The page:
SoupAdelle EsborgComment
Butternut Squash and Carrot Soup
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November is a month of gratefulness. The holiday of Thanksgiving presents an opportunity to gather and be mindful of our blessings, to focus on the goodness sprinkled in our lives and to express gratefulness during this time of year. Gratefulness for loved ones, gratefulness for friendship, gratefulness for a roof over our head and for sustenance on the table. Gratefulness for the details of life itself; for the way my mama’s voice sounds and the way it feels to walk barefoot on dewy ground, for the taste of hot butternut squash soup and for the feeling of laughter heaving in my lungs.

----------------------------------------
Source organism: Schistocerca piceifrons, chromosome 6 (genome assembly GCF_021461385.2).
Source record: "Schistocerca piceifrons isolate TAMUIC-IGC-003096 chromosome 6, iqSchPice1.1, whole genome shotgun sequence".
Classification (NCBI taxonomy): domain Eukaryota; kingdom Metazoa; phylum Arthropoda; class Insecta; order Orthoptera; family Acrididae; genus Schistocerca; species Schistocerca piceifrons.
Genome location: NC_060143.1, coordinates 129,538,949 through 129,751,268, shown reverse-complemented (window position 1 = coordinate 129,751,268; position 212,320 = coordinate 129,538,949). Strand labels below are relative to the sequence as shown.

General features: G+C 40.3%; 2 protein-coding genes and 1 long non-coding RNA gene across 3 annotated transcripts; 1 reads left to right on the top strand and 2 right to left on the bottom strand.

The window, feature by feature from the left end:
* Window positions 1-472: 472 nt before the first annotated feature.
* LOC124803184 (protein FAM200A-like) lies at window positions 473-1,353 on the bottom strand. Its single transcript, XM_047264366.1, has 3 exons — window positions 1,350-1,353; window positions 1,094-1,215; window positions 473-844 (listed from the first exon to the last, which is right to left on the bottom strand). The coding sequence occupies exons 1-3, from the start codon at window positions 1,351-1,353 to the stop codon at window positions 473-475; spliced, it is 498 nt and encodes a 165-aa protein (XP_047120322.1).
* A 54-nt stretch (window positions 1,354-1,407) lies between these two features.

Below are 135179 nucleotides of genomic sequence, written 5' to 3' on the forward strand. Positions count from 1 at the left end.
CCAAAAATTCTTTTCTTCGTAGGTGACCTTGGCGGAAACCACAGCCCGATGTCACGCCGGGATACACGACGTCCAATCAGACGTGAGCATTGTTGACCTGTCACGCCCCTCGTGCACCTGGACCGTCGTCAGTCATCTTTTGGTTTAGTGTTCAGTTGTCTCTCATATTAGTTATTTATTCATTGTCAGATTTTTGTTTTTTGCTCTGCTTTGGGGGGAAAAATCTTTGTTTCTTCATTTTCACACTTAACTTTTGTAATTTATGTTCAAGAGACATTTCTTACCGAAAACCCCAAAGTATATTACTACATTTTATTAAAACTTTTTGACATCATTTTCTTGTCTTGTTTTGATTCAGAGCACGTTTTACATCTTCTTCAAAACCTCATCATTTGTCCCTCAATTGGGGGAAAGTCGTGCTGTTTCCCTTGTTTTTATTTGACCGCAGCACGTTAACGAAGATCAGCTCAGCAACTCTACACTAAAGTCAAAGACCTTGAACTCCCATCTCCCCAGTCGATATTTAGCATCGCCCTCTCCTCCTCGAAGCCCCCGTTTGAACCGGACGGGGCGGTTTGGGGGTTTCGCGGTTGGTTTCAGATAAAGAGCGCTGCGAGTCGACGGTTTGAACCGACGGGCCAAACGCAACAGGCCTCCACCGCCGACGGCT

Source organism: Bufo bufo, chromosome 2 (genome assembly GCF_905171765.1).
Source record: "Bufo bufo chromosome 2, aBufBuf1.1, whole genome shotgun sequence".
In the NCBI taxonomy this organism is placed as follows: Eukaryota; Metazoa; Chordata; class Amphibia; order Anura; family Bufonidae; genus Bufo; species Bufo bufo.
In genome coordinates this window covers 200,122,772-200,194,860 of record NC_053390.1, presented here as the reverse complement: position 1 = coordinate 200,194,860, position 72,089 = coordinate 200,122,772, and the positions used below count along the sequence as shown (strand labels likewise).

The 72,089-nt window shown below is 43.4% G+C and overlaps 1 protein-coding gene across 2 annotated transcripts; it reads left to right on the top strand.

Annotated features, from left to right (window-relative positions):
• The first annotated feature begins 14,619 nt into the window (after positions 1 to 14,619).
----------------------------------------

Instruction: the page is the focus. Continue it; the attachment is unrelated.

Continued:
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This soup is autumn in a bowl. Blended with warming spices and slightly sweet, each bite makes me wish that butternut squash was in season all year long. Perhaps, though, it’s the seasonality of it that makes it just so delicious.

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This soup contains only vegetables and vegetable stock, and no heavy cream. That makes it a healthful, light sort of soup, and the squash when well blended transforms into a velvety texture. However, I like to swirl some cream on the top on occasion, as pictured. You can also add a bit to the whole pot of soup, if you fancy a butternut squash soup that sports a bit more richness. Carrots add a bit of flavor, substance, and color to the soup, but you may omit them if you don’t happen to have a few large ones on hand for a soup that focuses only on the squash.

Sincerely, Adelle


Butternut Squash and Carrot Soup

  • 1 butternut squash, halved and seeds discarded

  • 4 large carrots, peeled and chopped

  • 1 yellow onion, chopped

  • 2 tablespoons unsalted butter

  • 2 sprigs of rosemary, leaves finely chopped